Every traveler having an "a-ha" moment on their journey will agree that the most amazing memories are created when you have a local person treat you to a unique and authentic experience. Whether it's getting beaten with branches in Russia, or eating camel burgers in Morocco, those moments of connection are the moments that linger long after you unpack at home. In our Suitcase Stories series, we let travelers share their stories of local glory with you.
This week Pat McKinnon is letting us in on his Australia day adventures abroad. What does one do on the most Australian of days when overseas?
By Patrick McKinnon
Not being the most patriotic of Australians, the 26th of January has never held particular sway over me. However, whilst travelling through winter-ravaged Europe at the beginning of this year, I found myself growing increasingly keen to ring-in Australia’s night of nights in the most Australian way possible: by drinking alcohol to excess and potentially receiving a southern cross tattoo on my upper torso. Arriving in Paris on the 25th, word on the grapevine revealed evidence of an Australia Day party at the aptly named “Café Oz” on the big night. With only four days in the city of lights, an executive decision was made to skip several supposedly pertinent tourist activities so that we could better uphold our civic duty as Australians, to maintain a steely ignorance of other cultures, and to punish our livers with cheap beer. Thus, timing in Paris was relatively tight, a whirlwind tour of the Louvre, a rapid ascent of the Eiffel tower, and a confused wander down the Champs-Elysees were squeezed into a single afternoon, a strategic decision, considering we were intending to spend January the 27th in a thoroughly lethargic and hung-over state.
Intoxicated on the promise of a thoroughly Australian evening, we dressed to the nines on the big night, and boarded our local metro stop giddy with thoughts of the night to come. Arriving at Café Oz, we checked our coats at the door, and entered through a confusing series of doors that I suppose were meant to resemble Malibu surfboards, all Australians love surfing right? The only way that I can describe the scene of the club upon opening the doors is to state that it resembled a grisly circus sideshow, where an entire manner of obligatory Australian symbols had been strung up in unusual positions, I saw Skippy the kangaroo seemingly lynched from the ceiling, crocodiles dangling over the bar, and Steve Irwin quotes scrawled across the urinals. At the floor level, a teeming host of a largely male crowd swirled around a sweaty dance floor, where the “Men at Work” soundtrack blasted continuously. Ignoring the macabre scene in front of us, we pushed through the milling crowds, throwing out phrases like “G’day mate” and “how ya going, cobba?” to unresponsive faces in the crowd. After a tepid twenty minutes, we had pushed our way to the bar, grabbed four of the most Aussie beverages money could buy (Coopers) and then proceeded to attempt to make contact with some fellow Aussie travellers like ourselves. After a painful few minutes one thing became startlingly apparent, the ratio of French to Australian revelers was about 5:1. Not speaking French, and desperately wanting that sense of drunk camaraderie that can only form on Australia day, we searched the establishment high and low for someone who was quintessentially, and undoubtedly Australian.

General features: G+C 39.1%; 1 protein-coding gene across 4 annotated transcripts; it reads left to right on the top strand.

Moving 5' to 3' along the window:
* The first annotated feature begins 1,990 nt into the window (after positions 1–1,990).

At last, we ran into an indisputable Aussie. Dressed in a wife beater singlet, and bravely wearing stubbies, Greg informed that he would “look after us” and proceeded to beckon us towards the bar. What followed was a 10 minute display of Greg downing several shots of Jagermeister, several beers, and after finishing his last drink, promptly bidding us farewell, to climb on a table to dance with some French girls who were clearly out of his League. I couldn’t believe it, Greg, our supposed savior, had abandoned us in a drunken stupor to chase exceedingly attractive females. What had happened to the comradeship and solidarity that was supposed to form between Australians on this night? Suddenly, the night began to transform before me, no-more was I drunk on the promise of mate-ship, but merely drunk on the fumes of my growing homesickness. The hanging Australian symbols lost their irony, and came to resemble purposeful attempts by Café Oz to horrify and startle. Chagrined, and with emotions running low, I abandoned my friends to the dark carnival of horrors that was forming in Café Oz and exited back onto the cold Parisian street. Bracing myself for the hour long commute back to the hotel at Port de Versailles, I jumped the turnstile at the local metro, and waited in the semi-stale station air. Buffeted by the winds of passing trains I began to consider the fact that the night hadn’t been a complete waste after all, I mean, what could be a more Australian activity than being drunk, disillusioned and disappointed? Perhaps Greg had the right idea: get incredibly intoxicated, and then chase exotic French women over the tabletops of a dimly lit bar that was teeming with sweaty French men. I mean, what could be a more Aussie activity than that? True larrikinism.